There is no country more difficult to read than China where recently ethereum nodes saw a big jump for unclear reasons.
Not least because they keep sending conflicting signals, with the most recent one being a return of Huobi to China where an agreement has been signed for a new headquarter, so raising the title question.
A battle of sorts between techies and the government has been waging arguably since 2013, but especially since 2017 when an imposed ban on crypto exchanges led to a comeback through USDT and Over the Counter (OTC) trading.
A crackdown on OTC trading recently was followed by a softening of sorts with China saying legitimate traders were not affected.
Before that the Chinese president himself, Xi Jinping, effectively sang a hymn to the blockchain in 2018, with the People’s Bank of China (PBoC) then quickly taking control to drill: blockchain not bitcoin.
They went on about some digital currency which has been in project since 2016 and always is brought up as some sort of carrot, with this recent OTC hammer maybe more PBoC than the Chinese government.
That may suggest some sort of power struggle between the central bank and the government, with the same also seen in Russia and India, but only in China has it led to a very hostile attitude by the government – at least as far as enforcement actions go – towards this space.
In that back and forth, this Huobi news may be a sign that for now the softer side is operating, perhaps maybe because they’re slowly beginning to realize that blockchain has two parts, the corporate and organic.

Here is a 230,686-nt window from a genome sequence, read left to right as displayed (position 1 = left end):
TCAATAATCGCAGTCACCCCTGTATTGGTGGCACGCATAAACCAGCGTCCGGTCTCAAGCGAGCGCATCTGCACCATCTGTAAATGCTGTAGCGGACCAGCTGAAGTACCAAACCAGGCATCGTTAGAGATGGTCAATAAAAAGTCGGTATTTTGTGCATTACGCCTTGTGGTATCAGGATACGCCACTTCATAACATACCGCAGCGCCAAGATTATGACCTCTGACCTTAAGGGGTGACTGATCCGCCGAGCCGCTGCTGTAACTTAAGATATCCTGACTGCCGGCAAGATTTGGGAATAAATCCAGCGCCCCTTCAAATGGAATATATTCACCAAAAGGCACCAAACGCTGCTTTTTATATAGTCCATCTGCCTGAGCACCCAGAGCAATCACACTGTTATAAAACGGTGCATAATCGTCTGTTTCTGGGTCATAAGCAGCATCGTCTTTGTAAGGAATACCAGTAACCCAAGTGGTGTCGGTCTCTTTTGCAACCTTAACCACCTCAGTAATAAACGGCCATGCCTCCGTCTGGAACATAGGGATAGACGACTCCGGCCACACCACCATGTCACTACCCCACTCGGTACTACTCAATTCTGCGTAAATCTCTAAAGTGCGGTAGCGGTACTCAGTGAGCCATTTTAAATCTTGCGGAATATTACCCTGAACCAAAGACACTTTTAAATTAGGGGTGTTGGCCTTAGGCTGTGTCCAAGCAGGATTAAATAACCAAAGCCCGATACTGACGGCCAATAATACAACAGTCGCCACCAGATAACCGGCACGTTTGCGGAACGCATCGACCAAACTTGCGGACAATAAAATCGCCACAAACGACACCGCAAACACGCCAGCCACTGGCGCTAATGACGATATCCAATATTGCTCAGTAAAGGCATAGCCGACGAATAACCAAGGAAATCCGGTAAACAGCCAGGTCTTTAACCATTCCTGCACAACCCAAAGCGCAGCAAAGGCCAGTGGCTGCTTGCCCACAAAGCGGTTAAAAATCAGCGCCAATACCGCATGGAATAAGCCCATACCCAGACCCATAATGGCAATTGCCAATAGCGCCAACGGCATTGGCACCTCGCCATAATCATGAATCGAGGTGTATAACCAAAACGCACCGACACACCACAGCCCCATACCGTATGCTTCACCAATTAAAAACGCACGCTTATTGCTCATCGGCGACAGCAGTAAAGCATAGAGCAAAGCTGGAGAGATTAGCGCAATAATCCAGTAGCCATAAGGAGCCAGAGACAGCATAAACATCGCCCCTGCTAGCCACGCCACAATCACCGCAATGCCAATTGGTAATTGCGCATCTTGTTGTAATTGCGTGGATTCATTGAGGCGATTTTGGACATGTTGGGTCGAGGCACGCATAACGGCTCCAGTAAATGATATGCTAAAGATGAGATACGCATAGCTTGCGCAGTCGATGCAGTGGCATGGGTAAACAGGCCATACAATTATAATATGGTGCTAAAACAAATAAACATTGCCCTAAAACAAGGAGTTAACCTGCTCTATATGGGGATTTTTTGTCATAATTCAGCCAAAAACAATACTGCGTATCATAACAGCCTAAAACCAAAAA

You can’t have one without the other, without the Defi and tokenization and all the innovation that generally comes from the bottom up based on the money making incentives that here are in a digital form as cryptos or tokens.
There’s also the bigger picture with it unclear what exactly happened in that recent meeting between the German Chancellor Angela Merkel and the Chinese Prime Minister.
Europe has deep concerns in regards to access to market, and that those were pointed out by Merkel is known, but not the exact details.
The hope of everyone is that there’s some sort of understanding where business and economic matters are concerned, and the clearest signal of such understanding would be the opening of crypto exchanges.
Until then China is unfree, and we don’t mean politically which is a matter for the Chinese people, but unfree economically where westerners are concerned.
The country has no independent judiciary which can enforce the rule of law, as if it did then the PBoC diktat would have been challenged as it was in India and successfully.
The Chinese parliament passed no law on the matter, and therefore the banning of crypto exchanges was an executive enforcement based on a PBoC diktat.
That reveals the lack of legal and enforceable protection for foreign investments into the country. Thus economic relations require some sort of treaty between the three powers: Europe, America and China.
As otherwise the current situation is one where China produces some 70% of the bitcoins and other cryptos and sells them primarily to the western market, profiting from it to the tune of many billions a year, but we can’t go to China and sell them those same bitcoins or cryptos or blockchenize those IoT devices in a meaningful form, and the list goes on.
One hopes therefore this Huobi invitation is the beginning of a more appropriate understanding of China’s economic relations with the rest of the world.
Editorial Copyrights Trustnodes.com